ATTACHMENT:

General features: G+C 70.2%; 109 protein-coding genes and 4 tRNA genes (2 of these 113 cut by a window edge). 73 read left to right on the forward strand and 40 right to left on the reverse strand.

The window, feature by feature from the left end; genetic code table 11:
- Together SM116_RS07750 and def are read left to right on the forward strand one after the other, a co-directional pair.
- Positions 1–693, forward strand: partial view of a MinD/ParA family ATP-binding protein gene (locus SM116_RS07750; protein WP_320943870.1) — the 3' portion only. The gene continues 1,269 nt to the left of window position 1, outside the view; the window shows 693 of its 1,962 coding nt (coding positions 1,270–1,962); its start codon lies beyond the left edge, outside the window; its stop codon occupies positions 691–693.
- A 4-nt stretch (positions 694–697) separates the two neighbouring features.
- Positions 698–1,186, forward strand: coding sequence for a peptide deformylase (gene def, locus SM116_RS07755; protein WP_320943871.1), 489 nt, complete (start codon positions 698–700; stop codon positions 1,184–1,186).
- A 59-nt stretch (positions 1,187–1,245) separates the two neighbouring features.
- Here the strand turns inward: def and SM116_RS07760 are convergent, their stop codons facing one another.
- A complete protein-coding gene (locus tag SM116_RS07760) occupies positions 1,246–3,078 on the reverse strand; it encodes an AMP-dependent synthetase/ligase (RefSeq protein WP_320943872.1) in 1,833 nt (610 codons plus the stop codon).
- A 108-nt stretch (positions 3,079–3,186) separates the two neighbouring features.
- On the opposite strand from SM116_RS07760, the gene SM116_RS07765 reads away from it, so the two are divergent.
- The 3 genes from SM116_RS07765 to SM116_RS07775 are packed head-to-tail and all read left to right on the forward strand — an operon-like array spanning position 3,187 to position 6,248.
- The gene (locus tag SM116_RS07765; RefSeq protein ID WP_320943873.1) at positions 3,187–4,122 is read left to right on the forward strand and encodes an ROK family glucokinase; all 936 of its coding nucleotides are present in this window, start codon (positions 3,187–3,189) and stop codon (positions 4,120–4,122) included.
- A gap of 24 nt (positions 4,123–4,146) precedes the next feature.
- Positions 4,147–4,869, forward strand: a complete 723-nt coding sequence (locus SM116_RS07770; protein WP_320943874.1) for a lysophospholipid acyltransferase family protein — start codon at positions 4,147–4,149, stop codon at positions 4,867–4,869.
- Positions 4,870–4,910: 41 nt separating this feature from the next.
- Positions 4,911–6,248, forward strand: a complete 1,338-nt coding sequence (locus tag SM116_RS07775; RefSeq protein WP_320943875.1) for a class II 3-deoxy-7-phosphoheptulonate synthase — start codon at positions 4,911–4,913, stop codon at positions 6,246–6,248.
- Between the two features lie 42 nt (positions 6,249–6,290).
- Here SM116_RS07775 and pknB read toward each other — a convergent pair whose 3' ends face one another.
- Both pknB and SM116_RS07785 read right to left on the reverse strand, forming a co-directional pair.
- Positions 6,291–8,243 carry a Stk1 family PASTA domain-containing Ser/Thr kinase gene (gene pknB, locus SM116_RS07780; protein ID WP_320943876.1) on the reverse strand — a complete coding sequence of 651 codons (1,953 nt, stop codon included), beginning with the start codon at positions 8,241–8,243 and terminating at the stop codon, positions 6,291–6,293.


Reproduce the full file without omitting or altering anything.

General features: G+C 70.2%; 109 protein-coding genes and 4 tRNA genes (2 of these 113 cut by a window edge). 73 read left to right on the forward strand and 40 right to left on the reverse strand.

The window, feature by feature from the left end; genetic code table 11:
- Together SM116_RS07750 and def are read left to right on the forward strand one after the other, a co-directional pair.
- Positions 1–693, forward strand: partial view of a MinD/ParA family ATP-binding protein gene (locus SM116_RS07750; protein WP_320943870.1) — the 3' portion only. The gene continues 1,269 nt to the left of window position 1, outside the view; the window shows 693 of its 1,962 coding nt (coding positions 1,270–1,962); its start codon lies beyond the left edge, outside the window; its stop codon occupies positions 691–693.
- A 4-nt stretch (positions 694–697) separates the two neighbouring features.
- Positions 698–1,186, forward strand: coding sequence for a peptide deformylase (gene def, locus SM116_RS07755; protein WP_320943871.1), 489 nt, complete (start codon positions 698–700; stop codon positions 1,184–1,186).
- A 59-nt stretch (positions 1,187–1,245) separates the two neighbouring features.
- Here the strand turns inward: def and SM116_RS07760 are convergent, their stop codons facing one another.
- A complete protein-coding gene (locus tag SM116_RS07760) occupies positions 1,246–3,078 on the reverse strand; it encodes an AMP-dependent synthetase/ligase (RefSeq protein WP_320943872.1) in 1,833 nt (610 codons plus the stop codon).
- A 108-nt stretch (positions 3,079–3,186) separates the two neighbouring features.
- On the opposite strand from SM116_RS07760, the gene SM116_RS07765 reads away from it, so the two are divergent.
- The 3 genes from SM116_RS07765 to SM116_RS07775 are packed head-to-tail and all read left to right on the forward strand — an operon-like array spanning position 3,187 to position 6,248.
- The gene (locus tag SM116_RS07765; RefSeq protein ID WP_320943873.1) at positions 3,187–4,122 is read left to right on the forward strand and encodes an ROK family glucokinase; all 936 of its coding nucleotides are present in this window, start codon (positions 3,187–3,189) and stop codon (positions 4,120–4,122) included.
- A gap of 24 nt (positions 4,123–4,146) precedes the next feature.
- Positions 4,147–4,869, forward strand: a complete 723-nt coding sequence (locus SM116_RS07770; protein WP_320943874.1) for a lysophospholipid acyltransferase family protein — start codon at positions 4,147–4,149, stop codon at positions 4,867–4,869.
- Positions 4,870–4,910: 41 nt separating this feature from the next.
- Positions 4,911–6,248, forward strand: a complete 1,338-nt coding sequence (locus tag SM116_RS07775; RefSeq protein WP_320943875.1) for a class II 3-deoxy-7-phosphoheptulonate synthase — start codon at positions 4,911–4,913, stop codon at positions 6,246–6,248.
- Between the two features lie 42 nt (positions 6,249–6,290).
- Here SM116_RS07775 and pknB read toward each other — a convergent pair whose 3' ends face one another.
- Both pknB and SM116_RS07785 read right to left on the reverse strand, forming a co-directional pair.
- Positions 6,291–8,243 carry a Stk1 family PASTA domain-containing Ser/Thr kinase gene (gene pknB, locus SM116_RS07780; protein ID WP_320943876.1) on the reverse strand — a complete coding sequence of 651 codons (1,953 nt, stop codon included), beginning with the start codon at positions 8,241–8,243 and terminating at the stop codon, positions 6,291–6,293.